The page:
Promoting diversity as a core community value

The principles above reflect the dynamics and fundamental pillars communities are built on.

This includes sense of belongingness, acceptance, social norms, risk/fear of social rejection, common values, behaviours, beliefs and expectations.

Communities are rarely ever homogenous environments, whereby everyone has the same values, experiences, strengths, weaknesses, and skills.

The question is how communities accept differences and encourage diversity among its members, and how comfortable its members feel to express a different opinion or attitude.

There is a large spectrum of communities, from diverse-promoting to conform-expecting.

Imagine you are part of a work community where everyone likes playing chess. You seem to be the only one avoiding it, it’s simply not your thing.

In a diverse-promoting community, your other likes and strengths are encouraged, whilst in a conform-expecting workplace, you’ll probably learn to like chess (because it’s expected if you want to fit in).

Facilitating and nurturing diversity will help everyone be themselves, inspire others, grow personally and professionally, help your community improve as a whole and achieve its goals more effectively. The benefits are limitless!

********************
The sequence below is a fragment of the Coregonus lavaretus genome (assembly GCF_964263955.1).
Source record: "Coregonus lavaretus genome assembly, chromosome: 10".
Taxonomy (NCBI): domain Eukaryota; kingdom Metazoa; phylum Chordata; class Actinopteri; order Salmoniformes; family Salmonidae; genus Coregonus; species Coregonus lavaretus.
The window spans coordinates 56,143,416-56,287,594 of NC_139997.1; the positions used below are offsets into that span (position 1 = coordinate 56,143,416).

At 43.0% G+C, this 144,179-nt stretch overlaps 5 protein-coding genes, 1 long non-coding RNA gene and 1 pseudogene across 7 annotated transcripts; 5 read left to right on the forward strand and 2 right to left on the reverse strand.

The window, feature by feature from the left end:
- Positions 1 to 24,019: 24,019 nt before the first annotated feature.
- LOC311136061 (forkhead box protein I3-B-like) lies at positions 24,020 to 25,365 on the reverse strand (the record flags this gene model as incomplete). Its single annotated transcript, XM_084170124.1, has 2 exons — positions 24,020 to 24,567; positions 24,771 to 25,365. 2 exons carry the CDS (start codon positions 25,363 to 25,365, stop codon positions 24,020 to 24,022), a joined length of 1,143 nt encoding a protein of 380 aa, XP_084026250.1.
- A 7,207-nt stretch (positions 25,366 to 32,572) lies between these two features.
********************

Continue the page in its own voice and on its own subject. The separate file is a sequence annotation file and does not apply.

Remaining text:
How to facilitate and nurture diversity in a learning community

Most often, diversity is linked to cultural differences and similarities. However, diversity is much more complex than that.

In a learning environment, be it face-to-face or online, you might experience a wide range of differences between students. These may include unique personalities, age, language capabilities, previous experiences, communication styles, aspirations and ambitions, motivations and drivers, expectations, strengths and weaknesses, cultural background, attitudes and mindsets, stress resistance and coping mechanisms, the need to succeed and lead, etc. You have an idea.

“The real skill of a facilitator and a teacher is to accept differences and help every student in a learning community reach their potential to the fullest.”